Liquiñe-Ofqui Fault

The Liquiñe-Ofqui Fault is major geological fault that runs a length of roughly 1,200 kilometres (750 mi) in a NNE-SSW orientation and exhibits current seismicity.[1][2] It is located in the Chilean Northern Patagonian Andes. It is a dextral intra-arc strike-slip fault.[2] Most large stratovolcanoes of the Southern Volcanic Zone of the Andes are aligned by the fault which allows for the movement of magma and hydrothermal fluids.[2]

Liquiñe-Ofqui Fault
Falla de Liquiñe-Ofqui
Falla Liquiñe-Ofqui.png
Approximate extent of the Liquiñe-Ofqui Fault shown in red. Note that it is near parallel to the Peru-Chile trench, the coastline, the Chilean Coast Range and the Andes
EtymologyLiquiñe, Ofqui
Named byHervé et al.
Year defined1979
Country Chile
Characteristics
RangeAndes
Length1,200 km (750 mi)
Tectonics
PlateSouth American
StatusActive
Earthquakes1960 Valdivia earthquake aftershock, 2007 Aysén Fjord earthquakes
TypeIntra-arc strike-slip fault
MovementDextral
OrogenyAndean
Volcanic arc/beltSouthern Volcanic Zone

The fault crosses several transverse faults including the Mocha-Villarrica Fault Zone (MVFZ) and the Biobío-Aluminé Fault Zone.[2] The fault have had periods of ductile deformation associated to pluton emplacement be it either at great depths or by shallow intrusions.[3]

The forces that move the fault are derivative of the oblique subduction offshore Chile's coast. This leads to partition of deformation between the subduction zone, the fore-arc and the intra-arc region where the fault lies.[2] A portion of the fault in Aysén Region likely slipped (moved) in an aftershock a few weeks after the 1960 Valdivia earthquake.[4] This same portion slipped again in April 2007 causing earthquakes in Aysén Fjord, triggering landslides and a local tsunami.[4]

The fault name was coined by Francisco Hervé, I. Fuenzalida, E. Araya and A. Solano in 1979.[5] The fault itself was first inferred by Chilean government agent Hans Steffen around 1900 who referred to it as a "tectonic furrow" (Spanish: surco tectónico).[5]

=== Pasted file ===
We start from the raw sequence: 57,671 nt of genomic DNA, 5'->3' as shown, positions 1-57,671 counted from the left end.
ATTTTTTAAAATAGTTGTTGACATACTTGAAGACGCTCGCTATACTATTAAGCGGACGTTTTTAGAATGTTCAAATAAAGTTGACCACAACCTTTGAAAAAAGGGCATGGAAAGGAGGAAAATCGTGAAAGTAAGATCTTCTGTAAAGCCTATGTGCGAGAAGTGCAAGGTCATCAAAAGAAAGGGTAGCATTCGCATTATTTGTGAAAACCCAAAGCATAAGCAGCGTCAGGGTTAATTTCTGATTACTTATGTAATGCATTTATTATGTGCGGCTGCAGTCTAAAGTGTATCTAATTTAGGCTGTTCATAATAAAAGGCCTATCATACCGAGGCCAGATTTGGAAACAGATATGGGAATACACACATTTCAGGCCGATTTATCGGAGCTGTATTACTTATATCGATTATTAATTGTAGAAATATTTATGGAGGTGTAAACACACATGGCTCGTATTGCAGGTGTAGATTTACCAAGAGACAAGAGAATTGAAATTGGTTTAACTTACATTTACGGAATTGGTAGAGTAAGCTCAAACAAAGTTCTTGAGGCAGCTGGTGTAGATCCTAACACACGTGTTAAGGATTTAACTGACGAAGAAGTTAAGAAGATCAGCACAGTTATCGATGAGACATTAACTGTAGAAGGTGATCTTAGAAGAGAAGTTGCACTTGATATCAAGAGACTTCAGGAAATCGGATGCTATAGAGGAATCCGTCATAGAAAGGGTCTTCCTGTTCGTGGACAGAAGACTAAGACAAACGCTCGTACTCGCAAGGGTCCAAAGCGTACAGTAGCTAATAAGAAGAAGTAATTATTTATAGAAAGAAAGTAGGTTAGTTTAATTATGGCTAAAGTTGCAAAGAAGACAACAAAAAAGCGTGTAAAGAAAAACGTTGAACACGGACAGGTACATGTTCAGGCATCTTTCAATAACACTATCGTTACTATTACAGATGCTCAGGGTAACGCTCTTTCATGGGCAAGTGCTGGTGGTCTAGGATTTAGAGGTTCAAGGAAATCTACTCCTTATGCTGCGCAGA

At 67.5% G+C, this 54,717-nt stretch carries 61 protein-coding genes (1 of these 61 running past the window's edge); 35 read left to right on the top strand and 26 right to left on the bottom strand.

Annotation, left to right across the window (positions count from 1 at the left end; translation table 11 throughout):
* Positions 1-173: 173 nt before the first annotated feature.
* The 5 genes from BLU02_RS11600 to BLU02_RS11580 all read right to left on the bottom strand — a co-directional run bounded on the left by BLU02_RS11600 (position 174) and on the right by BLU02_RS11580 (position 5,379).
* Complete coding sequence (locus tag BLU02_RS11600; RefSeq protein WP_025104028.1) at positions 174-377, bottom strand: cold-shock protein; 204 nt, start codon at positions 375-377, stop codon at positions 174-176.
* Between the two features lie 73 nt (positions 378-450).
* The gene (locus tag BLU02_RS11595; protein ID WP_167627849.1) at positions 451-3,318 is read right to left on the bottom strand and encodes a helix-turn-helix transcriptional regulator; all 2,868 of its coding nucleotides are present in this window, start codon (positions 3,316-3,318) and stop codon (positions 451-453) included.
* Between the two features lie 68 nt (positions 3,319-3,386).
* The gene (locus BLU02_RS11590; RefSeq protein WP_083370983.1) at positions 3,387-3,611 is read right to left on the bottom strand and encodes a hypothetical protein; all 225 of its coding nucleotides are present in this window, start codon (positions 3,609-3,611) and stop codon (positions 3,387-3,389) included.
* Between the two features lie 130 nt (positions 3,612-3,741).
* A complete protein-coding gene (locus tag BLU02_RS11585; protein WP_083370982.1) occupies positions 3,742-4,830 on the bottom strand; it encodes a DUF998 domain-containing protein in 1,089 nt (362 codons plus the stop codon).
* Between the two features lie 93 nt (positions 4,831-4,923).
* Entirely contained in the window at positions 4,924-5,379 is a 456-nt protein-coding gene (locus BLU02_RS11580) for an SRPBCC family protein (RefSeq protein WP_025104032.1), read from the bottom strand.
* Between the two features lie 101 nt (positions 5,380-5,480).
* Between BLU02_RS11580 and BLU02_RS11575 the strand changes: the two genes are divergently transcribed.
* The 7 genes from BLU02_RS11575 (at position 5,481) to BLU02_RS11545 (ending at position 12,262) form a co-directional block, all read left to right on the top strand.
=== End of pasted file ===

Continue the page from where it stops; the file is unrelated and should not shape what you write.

ReferencesEdit

  1. ^ Lange, D.; Cembrano, J.; Rietbrock, A.; Haberland, C.; Dahm, T.; Bataille, K (April 2008). "First seismic record for intra-arc strike-slip tectonics along the Liquiñe-Ofqui fault zone at the obliquely convergent plate margin of the southern Andes". Tectonophysics. 455 (1–4): 14. Bibcode:2008Tectp.455...14L. doi:10.1016/j.tecto.2008.04.014. hdl:10533/139825.
  2. ^ a b c d e Pérez-Flores, Pamela; Cembrano, José; Sánchez-Alfaro, Pablo; Veloso, Eugenio; Arancibia, Gloria; Roquer, Tomás (2016). "Tectonics, magmatism and paleo-fluid distribution in a strike-slip setting: Insights from the northern termination of the Liquiñe–Ofqui fault System, Chile" (PDF). Tectonophysics. 680: 192–210. Bibcode:2016Tectp.680..192P. doi:10.1016/j.tecto.2016.05.016. Retrieved June 1, 2018.
  3. ^ Adriasola, Alberto C.; Stockhert, Bernhard (2008). "Cooling histories and deformation of plutonic rocks along the Liquiñe-Ofqui Fault Zone, Southern Chile (41°-42°15'S)". Revista Geológica de Chile. 35 (1): 39–61. doi:10.4067/s0716-02082008000100002.
  4. ^ a b Kanamori, Hiroo; Rivera, Luis (2017). "An Mw =7.7 slow earthquake in 1960 near the Ays´en Fjord region, Chile" (PDF). Geophysical Journal International. 211: 93–106. doi:10.1093/gji/ggx292. Retrieved March 29, 2019.
  5. ^ a b Hauser, A. (1991). "Hans Steffen, precursor del concepto falla Liquiñe-Ofqui". Revista Geológica de Chile (in Spanish). 18: 177–179.